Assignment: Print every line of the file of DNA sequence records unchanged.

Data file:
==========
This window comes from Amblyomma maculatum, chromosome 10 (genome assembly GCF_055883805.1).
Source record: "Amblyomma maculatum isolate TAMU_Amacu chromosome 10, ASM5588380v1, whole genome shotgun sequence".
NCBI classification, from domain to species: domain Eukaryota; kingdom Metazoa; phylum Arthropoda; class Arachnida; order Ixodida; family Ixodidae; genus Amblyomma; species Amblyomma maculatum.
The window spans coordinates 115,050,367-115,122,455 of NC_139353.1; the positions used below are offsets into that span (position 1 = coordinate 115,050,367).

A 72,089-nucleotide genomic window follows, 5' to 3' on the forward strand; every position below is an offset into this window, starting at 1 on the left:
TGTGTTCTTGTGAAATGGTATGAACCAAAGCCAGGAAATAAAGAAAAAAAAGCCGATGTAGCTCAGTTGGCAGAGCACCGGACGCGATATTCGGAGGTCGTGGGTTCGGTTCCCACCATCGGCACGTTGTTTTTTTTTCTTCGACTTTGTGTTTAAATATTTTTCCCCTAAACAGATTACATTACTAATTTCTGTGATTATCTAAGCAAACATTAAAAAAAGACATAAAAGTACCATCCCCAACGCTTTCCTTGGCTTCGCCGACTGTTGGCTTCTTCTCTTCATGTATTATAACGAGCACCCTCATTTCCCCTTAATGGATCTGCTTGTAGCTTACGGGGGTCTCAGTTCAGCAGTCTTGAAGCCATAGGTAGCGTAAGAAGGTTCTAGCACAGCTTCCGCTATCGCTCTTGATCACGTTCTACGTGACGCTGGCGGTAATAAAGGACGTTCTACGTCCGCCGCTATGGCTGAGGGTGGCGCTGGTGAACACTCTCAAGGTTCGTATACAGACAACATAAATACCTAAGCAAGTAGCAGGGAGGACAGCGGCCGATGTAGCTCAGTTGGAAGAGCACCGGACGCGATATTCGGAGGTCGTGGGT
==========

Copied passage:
This window comes from Amblyomma maculatum, chromosome 10 (genome assembly GCF_055883805.1).
Source record: "Amblyomma maculatum isolate TAMU_Amacu chromosome 10, ASM5588380v1, whole genome shotgun sequence".
NCBI classification, from domain to species: domain Eukaryota; kingdom Metazoa; phylum Arthropoda; class Arachnida; order Ixodida; family Ixodidae; genus Amblyomma; species Amblyomma maculatum.
The window spans coordinates 115,050,367-115,122,455 of NC_139353.1; the positions used below are offsets into that span (position 1 = coordinate 115,050,367).

A 72,089-nucleotide genomic window follows, 5' to 3' on the forward strand; every position below is an offset into this window, starting at 1 on the left:
TGTGTTCTTGTGAAATGGTATGAACCAAAGCCAGGAAATAAAGAAAAAAAAGCCGATGTAGCTCAGTTGGCAGAGCACCGGACGCGATATTCGGAGGTCGTGGGTTCGGTTCCCACCATCGGCACGTTGTTTTTTTTTCTTCGACTTTGTGTTTAAATATTTTTCCCCTAAACAGATTACATTACTAATTTCTGTGATTATCTAAGCAAACATTAAAAAAAGACATAAAAGTACCATCCCCAACGCTTTCCTTGGCTTCGCCGACTGTTGGCTTCTTCTCTTCATGTATTATAACGAGCACCCTCATTTCCCCTTAATGGATCTGCTTGTAGCTTACGGGGGTCTCAGTTCAGCAGTCTTGAAGCCATAGGTAGCGTAAGAAGGTTCTAGCACAGCTTCCGCTATCGCTCTTGATCACGTTCTACGTGACGCTGGCGGTAATAAAGGACGTTCTACGTCCGCCGCTATGGCTGAGGGTGGCGCTGGTGAACACTCTCAAGGTTCGTATACAGACAACATAAATACCTAAGCAAGTAGCAGGGAGGACAGCGGCCGATGTAGCTCAGTTGGAAGAGCACCGGACGCGATATTCGGAGGTCGTGGGT